Me: Some authors worry that the digital age is a threat to traditional publishing as we know it (or maybe I should say as we ‘knew’ it), while others are excited about the change. What are your thoughts about the new ways published authors have to reach readers?

Liz beside red door CROP 300 Square

Liz: Whatever way we can meet the needs of our readers works for me. I love learning new things (well, most of the time), and I especially love the immediacy of digital publishing. It doesn’t change the writing process one bit. It simply changes the delivery method. The key for writers is to invest just as much energy into our manuscripts, just as much editing, just as much passion, so that however the book is produced, it’s worthy of our readers’ time and resources.

I’m grateful my publisher, WaterBrook Press, said “Yes!” when I suggested offering Mary Margaret Delaney’s story as an eBook exclusive. At $3.99, it’s less than a Starbucks Chai Latte, and will stay warm longer too!

Thanks for this visit, Tina, and continued blessings on your own writing efforts!

Me: Thank you, Liz. I am starting to love EBooks, too. I appreciate your words to writers about meeting the needs of our readers and how EBooks do not change the writing process. Also, giving up a Starbucks for a good book sounds like a good trade. I think some of us could do without the extra caffeine. I know I can! Thank you so much for sharing with us. I’m already loving MERCY LIKE SUNLIGHT.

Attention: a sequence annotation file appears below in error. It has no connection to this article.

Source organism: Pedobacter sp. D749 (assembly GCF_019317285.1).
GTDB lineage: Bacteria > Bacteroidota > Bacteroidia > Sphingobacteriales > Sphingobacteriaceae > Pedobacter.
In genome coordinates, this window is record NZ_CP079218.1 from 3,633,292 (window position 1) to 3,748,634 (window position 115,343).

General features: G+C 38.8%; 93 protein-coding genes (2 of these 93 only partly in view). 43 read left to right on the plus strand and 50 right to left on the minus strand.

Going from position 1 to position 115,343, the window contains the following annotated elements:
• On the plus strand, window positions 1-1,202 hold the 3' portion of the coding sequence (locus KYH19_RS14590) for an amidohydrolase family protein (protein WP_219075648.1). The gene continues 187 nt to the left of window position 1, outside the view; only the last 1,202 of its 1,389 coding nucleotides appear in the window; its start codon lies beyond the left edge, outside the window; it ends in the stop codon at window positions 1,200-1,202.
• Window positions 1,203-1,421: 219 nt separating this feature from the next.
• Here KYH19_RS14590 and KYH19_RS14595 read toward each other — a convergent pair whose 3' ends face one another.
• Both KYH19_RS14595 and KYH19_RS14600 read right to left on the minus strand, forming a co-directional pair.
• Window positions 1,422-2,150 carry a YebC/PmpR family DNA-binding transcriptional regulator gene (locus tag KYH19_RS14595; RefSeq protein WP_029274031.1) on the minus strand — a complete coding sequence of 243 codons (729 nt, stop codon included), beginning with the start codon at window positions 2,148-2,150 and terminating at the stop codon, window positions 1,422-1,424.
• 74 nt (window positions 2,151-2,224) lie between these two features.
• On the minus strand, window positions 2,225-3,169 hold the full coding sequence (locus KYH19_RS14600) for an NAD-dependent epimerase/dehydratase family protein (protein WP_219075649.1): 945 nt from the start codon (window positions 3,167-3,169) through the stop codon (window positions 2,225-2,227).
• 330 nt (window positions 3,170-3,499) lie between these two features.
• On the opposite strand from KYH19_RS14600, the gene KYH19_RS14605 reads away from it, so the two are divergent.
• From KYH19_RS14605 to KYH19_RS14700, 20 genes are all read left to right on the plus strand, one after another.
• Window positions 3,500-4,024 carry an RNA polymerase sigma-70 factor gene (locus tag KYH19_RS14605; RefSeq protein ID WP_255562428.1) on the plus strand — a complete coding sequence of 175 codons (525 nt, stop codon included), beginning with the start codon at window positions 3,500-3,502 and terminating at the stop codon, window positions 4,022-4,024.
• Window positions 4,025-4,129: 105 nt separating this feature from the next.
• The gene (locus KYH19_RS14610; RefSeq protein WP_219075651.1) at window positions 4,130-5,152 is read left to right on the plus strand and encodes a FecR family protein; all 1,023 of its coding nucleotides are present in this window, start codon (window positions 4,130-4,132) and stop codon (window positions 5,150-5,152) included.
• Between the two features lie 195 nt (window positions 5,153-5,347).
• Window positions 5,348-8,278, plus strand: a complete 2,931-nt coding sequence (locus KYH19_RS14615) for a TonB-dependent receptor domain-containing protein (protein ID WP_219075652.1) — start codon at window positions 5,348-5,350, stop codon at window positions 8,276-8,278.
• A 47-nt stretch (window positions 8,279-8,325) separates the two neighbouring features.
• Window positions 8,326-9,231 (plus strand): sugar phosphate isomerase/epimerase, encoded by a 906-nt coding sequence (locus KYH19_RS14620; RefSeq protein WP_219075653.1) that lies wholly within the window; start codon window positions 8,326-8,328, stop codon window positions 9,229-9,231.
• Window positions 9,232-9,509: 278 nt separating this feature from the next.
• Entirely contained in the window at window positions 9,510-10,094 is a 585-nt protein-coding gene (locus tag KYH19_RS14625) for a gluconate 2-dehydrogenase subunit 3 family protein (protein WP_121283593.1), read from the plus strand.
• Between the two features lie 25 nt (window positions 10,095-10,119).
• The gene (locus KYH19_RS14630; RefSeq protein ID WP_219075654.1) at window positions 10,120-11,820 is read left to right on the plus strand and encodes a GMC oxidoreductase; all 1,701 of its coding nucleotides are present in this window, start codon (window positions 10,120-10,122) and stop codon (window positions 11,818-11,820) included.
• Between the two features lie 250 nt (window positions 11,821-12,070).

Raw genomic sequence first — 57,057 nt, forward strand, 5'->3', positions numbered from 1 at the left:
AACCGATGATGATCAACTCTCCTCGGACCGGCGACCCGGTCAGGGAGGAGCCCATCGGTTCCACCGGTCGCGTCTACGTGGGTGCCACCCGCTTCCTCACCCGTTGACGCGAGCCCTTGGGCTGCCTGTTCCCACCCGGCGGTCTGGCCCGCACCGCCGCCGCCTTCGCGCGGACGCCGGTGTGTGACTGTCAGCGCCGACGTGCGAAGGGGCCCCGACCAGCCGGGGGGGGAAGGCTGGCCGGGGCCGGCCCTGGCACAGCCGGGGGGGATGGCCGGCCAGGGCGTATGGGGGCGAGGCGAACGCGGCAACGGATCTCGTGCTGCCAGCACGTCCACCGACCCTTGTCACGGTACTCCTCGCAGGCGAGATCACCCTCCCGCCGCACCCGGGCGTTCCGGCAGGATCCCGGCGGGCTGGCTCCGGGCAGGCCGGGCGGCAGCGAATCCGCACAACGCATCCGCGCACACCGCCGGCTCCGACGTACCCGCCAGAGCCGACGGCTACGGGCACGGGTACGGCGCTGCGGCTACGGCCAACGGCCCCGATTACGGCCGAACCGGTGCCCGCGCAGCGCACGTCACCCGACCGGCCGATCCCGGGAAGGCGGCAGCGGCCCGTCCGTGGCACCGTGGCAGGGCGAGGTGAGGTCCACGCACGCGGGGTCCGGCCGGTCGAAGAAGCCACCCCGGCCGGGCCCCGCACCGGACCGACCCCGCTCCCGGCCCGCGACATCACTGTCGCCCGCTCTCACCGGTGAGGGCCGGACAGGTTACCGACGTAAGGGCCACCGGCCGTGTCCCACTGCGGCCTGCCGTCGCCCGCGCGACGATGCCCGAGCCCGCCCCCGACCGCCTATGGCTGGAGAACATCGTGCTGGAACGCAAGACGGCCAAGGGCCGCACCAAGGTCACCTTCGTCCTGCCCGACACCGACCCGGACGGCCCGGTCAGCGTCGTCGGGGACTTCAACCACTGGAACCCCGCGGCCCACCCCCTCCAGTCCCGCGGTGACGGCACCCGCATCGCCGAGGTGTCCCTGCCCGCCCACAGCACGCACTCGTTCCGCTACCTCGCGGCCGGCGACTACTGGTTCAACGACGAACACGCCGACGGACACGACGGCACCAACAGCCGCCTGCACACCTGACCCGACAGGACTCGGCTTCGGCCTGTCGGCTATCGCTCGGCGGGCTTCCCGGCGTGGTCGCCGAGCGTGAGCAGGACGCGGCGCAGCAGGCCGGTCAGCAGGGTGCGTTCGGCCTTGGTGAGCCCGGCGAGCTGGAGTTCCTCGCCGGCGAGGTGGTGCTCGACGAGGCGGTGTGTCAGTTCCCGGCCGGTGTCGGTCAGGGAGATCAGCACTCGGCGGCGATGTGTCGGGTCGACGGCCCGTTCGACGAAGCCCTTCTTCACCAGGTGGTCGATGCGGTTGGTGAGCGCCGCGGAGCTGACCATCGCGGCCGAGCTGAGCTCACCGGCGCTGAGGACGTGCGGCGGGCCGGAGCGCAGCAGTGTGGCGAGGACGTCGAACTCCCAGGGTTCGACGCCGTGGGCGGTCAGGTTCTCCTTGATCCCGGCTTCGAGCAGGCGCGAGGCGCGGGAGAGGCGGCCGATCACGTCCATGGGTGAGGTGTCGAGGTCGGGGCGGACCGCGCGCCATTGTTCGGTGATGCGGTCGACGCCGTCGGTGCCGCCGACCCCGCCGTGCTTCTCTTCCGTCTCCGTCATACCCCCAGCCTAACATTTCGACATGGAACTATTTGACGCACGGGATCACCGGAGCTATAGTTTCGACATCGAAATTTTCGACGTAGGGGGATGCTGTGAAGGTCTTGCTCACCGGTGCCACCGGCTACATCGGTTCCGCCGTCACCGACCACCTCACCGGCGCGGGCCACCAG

About the Author: Liz Curtis Higgs is the author of 30 books, including her nonfiction bestseller, Bad Girls of the Bible, and her newest fiction release, Mercy Like SunlightAs a speaker, Liz has presented more than 1,700 inspirational programs in all 50 United States and 14 foreign countries. You can get to know Liz better at her website, blog, and on social media.


Bible Study Blog:



Leave a Comment

Fill in your details below or click an icon to log in: Logo

You are commenting using your account. Log Out / Change )

Twitter picture

You are commenting using your Twitter account. Log Out / Change )

Facebook photo

You are commenting using your Facebook account. Log Out / Change )

Google+ photo

You are commenting using your Google+ account. Log Out / Change )

Connecting to %s